Thus, in the SCAN mode, the free running clock 63 continues to feed a train of pulses into the counter 61 which then outputs a BCD count to the decoder 58 which decodes the count to sequentially energize ten output lines 65 feeding in parallel the two sets of ten AND gates 57 for sequentially opening respective ones of the gates 57. When the receiver 18 receives a signal exceeding its trigger threshold value it initiates a stop pulse which is fed via a pulse amplifier 66 into the input of a set-reset flip flop 67 which outputs a signal to the clock oscillator 63 for turning off the clock 63. This stops the scanning mode at the seismic sensor 11 having an output signal exceeding the predetermined threshold value.
The operator can then manually scan up or down relative to the seismic sensor on which the automatic scan has stopped. The operator scans up and down manually by operating the switch 29 which selectively energizes either an up or down input terminal of a toggle electronic circuit 69. One output of the toggle 69 is an up down control signal 71 for causing the counter 61 to count either up or down in accordance with the selection of the switch 29. A second output of the toggle electronics 69 is a single pulse which is fed to the input of the pulse amplifier and thence to the counter for causing the counter 61 to count one count either up or down in accordance with the sense of the count signal fed via output 71 to the counter 61. After the operator has listened to the seismic sensors on either side of the sensor on which the scan stopped or is finished with the manual scan, the operator presses the START switch 30 which resets the set-reset flip flop 67 to produce an output which starts the free running clock 63 and the automatic scan mode is thus restarted.
Referring now to FIG. 6 there is shown the toggle electronic circuit 69. More particularly, depending upon which terminal the switch 29 is manually set to, either up or down, a respective one shot 73 or 74 is energized to produce a respective output pulse of a duration of approximately 1/2 second. The output of the respective one shot 73 and 74 is fed to a latching generator 75 which latches to +10 volts as long as one of the one shots 73 is triggered but reverses its latch output to ground when the other one shot is triggered. The latch output is coupled through an amplifier 76 to the up-down input of the counter 61. The output of the respective one shot 73 is also fed through the amplifier 77 to provide a single clock pulse to advance the counter when either one shot 73 or 74 is triggered.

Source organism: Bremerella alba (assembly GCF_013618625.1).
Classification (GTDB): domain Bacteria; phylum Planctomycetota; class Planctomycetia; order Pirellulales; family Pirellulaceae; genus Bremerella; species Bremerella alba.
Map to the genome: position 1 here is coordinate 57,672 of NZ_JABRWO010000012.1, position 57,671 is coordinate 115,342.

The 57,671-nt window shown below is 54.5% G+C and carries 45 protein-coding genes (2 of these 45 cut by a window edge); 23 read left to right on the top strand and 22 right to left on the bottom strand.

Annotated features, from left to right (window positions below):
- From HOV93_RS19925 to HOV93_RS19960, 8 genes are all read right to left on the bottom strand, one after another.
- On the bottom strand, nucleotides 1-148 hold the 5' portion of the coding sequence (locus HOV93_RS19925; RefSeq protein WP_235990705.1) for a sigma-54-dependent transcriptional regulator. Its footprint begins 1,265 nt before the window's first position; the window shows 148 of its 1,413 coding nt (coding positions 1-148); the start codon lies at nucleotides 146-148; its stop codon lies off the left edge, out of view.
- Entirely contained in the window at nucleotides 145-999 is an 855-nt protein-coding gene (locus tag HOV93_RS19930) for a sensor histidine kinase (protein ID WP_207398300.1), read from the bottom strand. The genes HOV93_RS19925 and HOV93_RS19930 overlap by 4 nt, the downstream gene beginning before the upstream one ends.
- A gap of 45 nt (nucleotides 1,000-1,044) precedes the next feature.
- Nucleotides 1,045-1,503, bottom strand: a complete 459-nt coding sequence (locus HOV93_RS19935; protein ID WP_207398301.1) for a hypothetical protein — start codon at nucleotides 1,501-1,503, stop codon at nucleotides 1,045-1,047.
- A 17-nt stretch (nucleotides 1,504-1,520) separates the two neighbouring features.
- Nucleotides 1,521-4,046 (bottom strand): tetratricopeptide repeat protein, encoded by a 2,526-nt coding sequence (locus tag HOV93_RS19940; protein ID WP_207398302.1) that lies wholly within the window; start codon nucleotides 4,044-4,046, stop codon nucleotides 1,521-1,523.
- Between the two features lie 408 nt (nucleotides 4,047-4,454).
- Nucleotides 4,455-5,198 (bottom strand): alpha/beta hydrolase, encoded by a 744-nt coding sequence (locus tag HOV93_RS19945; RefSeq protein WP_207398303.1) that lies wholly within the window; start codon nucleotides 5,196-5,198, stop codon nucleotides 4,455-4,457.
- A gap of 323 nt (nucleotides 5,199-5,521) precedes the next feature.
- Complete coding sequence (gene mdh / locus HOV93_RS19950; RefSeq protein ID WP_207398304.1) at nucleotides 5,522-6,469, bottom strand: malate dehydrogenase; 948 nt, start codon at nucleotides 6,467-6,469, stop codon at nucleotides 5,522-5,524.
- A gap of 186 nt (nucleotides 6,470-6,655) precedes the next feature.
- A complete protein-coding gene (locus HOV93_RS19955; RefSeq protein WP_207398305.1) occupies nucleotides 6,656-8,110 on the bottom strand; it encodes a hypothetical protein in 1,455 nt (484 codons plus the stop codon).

The advantage of the intrusion monitoring and detection apparatus of the present invention is that it provides means for automatically sequencing through the respective sensors in the array and will automatically stop on a sensor having an output exceeding a certain threshold value. The operator can then manually interrogate sensors on either side of the sensor on which the scan has stopped to more precisely pinpoint the location of the seismic vibrations. In addition, the intrusion monitoring apparatus provides a second mode of operation wherein all of the seismic sensors can be monitored simultaneously.
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|U.S. Classification||340/566, 181/112, 340/518, 181/122|
|International Classification||G01V1/16, G08B13/16|
|Cooperative Classification||G08B13/1663, G01V1/16|
|European Classification||G08B13/16B1, G01V1/16|
|Sep 17, 1986||REMI||Maintenance fee reminder mailed|
|Feb 15, 1987||LAPS||Lapse for failure to pay maintenance fees|
|May 5, 1987||FP||Expired due to failure to pay maintenance fee|
Effective date: 19870215